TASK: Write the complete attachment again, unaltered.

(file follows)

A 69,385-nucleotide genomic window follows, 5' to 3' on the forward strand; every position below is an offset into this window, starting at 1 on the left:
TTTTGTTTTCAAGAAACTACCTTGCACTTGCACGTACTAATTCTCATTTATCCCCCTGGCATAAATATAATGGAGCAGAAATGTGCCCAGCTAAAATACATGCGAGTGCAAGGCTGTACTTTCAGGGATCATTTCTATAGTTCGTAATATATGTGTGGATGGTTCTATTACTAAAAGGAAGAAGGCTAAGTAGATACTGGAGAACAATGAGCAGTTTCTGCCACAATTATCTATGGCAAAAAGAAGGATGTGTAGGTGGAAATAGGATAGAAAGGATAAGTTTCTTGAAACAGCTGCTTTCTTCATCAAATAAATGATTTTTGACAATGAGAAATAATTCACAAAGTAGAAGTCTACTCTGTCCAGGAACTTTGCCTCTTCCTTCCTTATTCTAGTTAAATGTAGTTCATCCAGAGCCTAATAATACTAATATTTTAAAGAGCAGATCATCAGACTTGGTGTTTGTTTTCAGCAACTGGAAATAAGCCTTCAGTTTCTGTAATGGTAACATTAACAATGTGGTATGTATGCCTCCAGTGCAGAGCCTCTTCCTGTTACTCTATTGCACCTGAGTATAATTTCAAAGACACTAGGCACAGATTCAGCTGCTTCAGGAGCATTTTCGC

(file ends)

A 69,385-nucleotide genomic window follows, 5' to 3' on the forward strand; every position below is an offset into this window, starting at 1 on the left:
TTTTGTTTTCAAGAAACTACCTTGCACTTGCACGTACTAATTCTCATTTATCCCCCTGGCATAAATATAATGGAGCAGAAATGTGCCCAGCTAAAATACATGCGAGTGCAAGGCTGTACTTTCAGGGATCATTTCTATAGTTCGTAATATATGTGTGGATGGTTCTATTACTAAAAGGAAGAAGGCTAAGTAGATACTGGAGAACAATGAGCAGTTTCTGCCACAATTATCTATGGCAAAAAGAAGGATGTGTAGGTGGAAATAGGATAGAAAGGATAAGTTTCTTGAAACAGCTGCTTTCTTCATCAAATAAATGATTTTTGACAATGAGAAATAATTCACAAAGTAGAAGTCTACTCTGTCCAGGAACTTTGCCTCTTCCTTCCTTATTCTAGTTAAATGTAGTTCATCCAGAGCCTAATAATACTAATATTTTAAAGAGCAGATCATCAGACTTGGTGTTTGTTTTCAGCAACTGGAAATAAGCCTTCAGTTTCTGTAATGGTAACATTAACAATGTGGTATGTATGCCTCCAGTGCAGAGCCTCTTCCTGTTACTCTATTGCACCTGAGTATAATTTCAAAGACACTAGGCACAGATTCAGCTGCTTCAGGAGCATTTTCGC